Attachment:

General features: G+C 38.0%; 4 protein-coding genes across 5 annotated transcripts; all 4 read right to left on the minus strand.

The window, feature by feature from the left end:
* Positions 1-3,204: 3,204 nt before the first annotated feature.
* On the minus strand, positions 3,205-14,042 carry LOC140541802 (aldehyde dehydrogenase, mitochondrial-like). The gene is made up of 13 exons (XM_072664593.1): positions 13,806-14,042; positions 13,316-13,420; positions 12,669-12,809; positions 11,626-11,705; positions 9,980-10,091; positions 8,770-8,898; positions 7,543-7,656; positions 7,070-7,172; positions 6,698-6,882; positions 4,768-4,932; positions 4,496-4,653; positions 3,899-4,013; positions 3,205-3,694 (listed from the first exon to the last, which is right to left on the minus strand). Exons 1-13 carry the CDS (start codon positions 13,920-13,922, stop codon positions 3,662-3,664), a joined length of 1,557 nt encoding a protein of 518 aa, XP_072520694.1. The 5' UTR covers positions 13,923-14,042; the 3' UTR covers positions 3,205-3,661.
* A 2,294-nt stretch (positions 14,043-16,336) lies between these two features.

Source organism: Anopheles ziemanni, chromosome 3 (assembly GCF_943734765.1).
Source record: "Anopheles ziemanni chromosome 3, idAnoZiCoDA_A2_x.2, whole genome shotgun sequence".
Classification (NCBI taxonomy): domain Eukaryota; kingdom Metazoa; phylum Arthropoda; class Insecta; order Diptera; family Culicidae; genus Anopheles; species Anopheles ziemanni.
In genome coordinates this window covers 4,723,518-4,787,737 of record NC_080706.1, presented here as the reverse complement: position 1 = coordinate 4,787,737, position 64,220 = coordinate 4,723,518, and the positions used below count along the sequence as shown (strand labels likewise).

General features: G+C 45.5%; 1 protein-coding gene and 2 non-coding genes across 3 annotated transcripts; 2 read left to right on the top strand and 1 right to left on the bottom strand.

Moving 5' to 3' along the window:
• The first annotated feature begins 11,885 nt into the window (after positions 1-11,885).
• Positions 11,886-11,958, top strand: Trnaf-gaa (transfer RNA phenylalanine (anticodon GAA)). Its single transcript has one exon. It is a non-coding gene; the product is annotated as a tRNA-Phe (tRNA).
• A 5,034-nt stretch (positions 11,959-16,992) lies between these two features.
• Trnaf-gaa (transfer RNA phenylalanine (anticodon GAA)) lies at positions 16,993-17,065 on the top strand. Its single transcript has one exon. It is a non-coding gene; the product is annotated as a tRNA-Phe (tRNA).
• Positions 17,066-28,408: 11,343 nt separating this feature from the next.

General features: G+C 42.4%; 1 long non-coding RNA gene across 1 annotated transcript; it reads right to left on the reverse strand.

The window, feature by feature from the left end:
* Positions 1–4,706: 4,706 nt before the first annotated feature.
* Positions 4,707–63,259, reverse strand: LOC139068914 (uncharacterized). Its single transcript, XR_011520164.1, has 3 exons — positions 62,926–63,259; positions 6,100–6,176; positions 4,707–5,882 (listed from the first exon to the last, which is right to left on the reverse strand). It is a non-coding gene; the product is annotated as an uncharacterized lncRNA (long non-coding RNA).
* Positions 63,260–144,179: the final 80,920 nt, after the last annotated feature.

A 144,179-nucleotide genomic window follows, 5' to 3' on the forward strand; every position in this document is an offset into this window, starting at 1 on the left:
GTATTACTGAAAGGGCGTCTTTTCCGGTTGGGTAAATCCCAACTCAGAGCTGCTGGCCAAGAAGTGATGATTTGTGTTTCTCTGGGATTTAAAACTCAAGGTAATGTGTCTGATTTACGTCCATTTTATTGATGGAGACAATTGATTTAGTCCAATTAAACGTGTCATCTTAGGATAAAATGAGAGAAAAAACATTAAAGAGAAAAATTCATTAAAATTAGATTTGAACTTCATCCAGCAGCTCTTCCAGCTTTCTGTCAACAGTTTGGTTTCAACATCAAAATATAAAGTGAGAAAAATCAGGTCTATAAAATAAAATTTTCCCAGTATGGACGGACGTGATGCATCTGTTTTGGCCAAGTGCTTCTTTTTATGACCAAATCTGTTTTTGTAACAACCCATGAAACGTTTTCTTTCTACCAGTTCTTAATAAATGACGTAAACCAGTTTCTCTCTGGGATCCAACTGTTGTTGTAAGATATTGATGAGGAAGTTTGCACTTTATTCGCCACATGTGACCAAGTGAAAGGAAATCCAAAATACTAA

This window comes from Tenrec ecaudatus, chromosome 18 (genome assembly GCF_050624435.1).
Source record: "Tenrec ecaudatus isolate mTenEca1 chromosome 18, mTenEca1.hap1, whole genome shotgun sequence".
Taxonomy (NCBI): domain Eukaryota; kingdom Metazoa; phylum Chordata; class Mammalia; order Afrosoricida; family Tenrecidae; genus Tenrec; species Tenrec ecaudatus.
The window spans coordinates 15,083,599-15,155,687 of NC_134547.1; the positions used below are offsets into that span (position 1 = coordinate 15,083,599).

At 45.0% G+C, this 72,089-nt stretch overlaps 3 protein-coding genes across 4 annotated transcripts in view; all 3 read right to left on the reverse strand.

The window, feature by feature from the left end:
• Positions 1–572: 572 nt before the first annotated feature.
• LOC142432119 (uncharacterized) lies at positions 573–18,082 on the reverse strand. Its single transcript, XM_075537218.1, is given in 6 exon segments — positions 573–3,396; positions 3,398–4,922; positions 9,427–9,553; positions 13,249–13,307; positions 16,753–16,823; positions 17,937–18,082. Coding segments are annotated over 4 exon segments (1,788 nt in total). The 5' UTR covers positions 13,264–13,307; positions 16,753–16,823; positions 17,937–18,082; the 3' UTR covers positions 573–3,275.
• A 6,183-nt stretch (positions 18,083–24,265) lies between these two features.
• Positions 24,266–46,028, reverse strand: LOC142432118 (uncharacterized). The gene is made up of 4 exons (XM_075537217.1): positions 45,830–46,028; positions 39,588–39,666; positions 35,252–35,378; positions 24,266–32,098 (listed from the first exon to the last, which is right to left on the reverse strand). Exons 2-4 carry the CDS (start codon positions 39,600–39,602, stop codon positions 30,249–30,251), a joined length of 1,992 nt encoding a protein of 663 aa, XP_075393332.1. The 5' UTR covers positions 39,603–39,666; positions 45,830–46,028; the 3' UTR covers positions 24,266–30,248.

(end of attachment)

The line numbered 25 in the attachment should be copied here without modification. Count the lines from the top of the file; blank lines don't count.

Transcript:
Source record: "Tenrec ecaudatus isolate mTenEca1 chromosome 18, mTenEca1.hap1, whole genome shotgun sequence".